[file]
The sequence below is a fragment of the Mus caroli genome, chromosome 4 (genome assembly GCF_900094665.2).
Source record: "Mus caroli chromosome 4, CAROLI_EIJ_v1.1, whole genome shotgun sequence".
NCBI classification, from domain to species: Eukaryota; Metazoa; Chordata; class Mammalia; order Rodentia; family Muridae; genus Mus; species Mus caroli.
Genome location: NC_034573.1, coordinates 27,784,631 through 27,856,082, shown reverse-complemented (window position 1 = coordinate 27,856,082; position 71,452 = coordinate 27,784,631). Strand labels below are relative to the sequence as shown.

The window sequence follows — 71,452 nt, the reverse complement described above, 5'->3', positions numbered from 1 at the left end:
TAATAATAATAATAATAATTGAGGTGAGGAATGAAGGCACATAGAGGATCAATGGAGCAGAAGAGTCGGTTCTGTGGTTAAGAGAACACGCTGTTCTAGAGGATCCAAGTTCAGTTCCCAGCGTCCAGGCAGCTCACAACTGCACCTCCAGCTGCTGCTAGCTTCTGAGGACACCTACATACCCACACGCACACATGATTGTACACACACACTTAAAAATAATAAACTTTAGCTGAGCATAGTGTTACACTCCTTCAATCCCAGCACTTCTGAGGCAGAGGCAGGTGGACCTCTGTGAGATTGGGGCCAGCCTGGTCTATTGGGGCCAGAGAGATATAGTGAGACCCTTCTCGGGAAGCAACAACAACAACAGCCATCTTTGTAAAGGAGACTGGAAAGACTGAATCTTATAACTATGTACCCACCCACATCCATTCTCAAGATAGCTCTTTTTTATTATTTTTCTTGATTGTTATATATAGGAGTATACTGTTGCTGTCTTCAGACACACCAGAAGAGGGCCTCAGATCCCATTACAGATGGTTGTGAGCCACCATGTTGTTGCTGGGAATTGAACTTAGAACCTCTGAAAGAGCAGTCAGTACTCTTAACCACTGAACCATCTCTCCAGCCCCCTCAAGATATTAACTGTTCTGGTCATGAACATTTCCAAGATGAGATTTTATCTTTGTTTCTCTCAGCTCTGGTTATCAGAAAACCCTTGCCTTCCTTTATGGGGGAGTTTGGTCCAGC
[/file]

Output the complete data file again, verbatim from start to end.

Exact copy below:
The sequence below is a fragment of the Mus caroli genome, chromosome 4 (genome assembly GCF_900094665.2).
Source record: "Mus caroli chromosome 4, CAROLI_EIJ_v1.1, whole genome shotgun sequence".
NCBI classification, from domain to species: Eukaryota; Metazoa; Chordata; class Mammalia; order Rodentia; family Muridae; genus Mus; species Mus caroli.
Genome location: NC_034573.1, coordinates 27,784,631 through 27,856,082, shown reverse-complemented (window position 1 = coordinate 27,856,082; position 71,452 = coordinate 27,784,631). Strand labels below are relative to the sequence as shown.

The window sequence follows — 71,452 nt, the reverse complement described above, 5'->3', positions numbered from 1 at the left end:
TAATAATAATAATAATAATTGAGGTGAGGAATGAAGGCACATAGAGGATCAATGGAGCAGAAGAGTCGGTTCTGTGGTTAAGAGAACACGCTGTTCTAGAGGATCCAAGTTCAGTTCCCAGCGTCCAGGCAGCTCACAACTGCACCTCCAGCTGCTGCTAGCTTCTGAGGACACCTACATACCCACACGCACACATGATTGTACACACACACTTAAAAATAATAAACTTTAGCTGAGCATAGTGTTACACTCCTTCAATCCCAGCACTTCTGAGGCAGAGGCAGGTGGACCTCTGTGAGATTGGGGCCAGCCTGGTCTATTGGGGCCAGAGAGATATAGTGAGACCCTTCTCGGGAAGCAACAACAACAACAGCCATCTTTGTAAAGGAGACTGGAAAGACTGAATCTTATAACTATGTACCCACCCACATCCATTCTCAAGATAGCTCTTTTTTATTATTTTTCTTGATTGTTATATATAGGAGTATACTGTTGCTGTCTTCAGACACACCAGAAGAGGGCCTCAGATCCCATTACAGATGGTTGTGAGCCACCATGTTGTTGCTGGGAATTGAACTTAGAACCTCTGAAAGAGCAGTCAGTACTCTTAACCACTGAACCATCTCTCCAGCCCCCTCAAGATATTAACTGTTCTGGTCATGAACATTTCCAAGATGAGATTTTATCTTTGTTTCTCTCAGCTCTGGTTATCAGAAAACCCTTGCCTTCCTTTATGGGGGAGTTTGGTCCAGC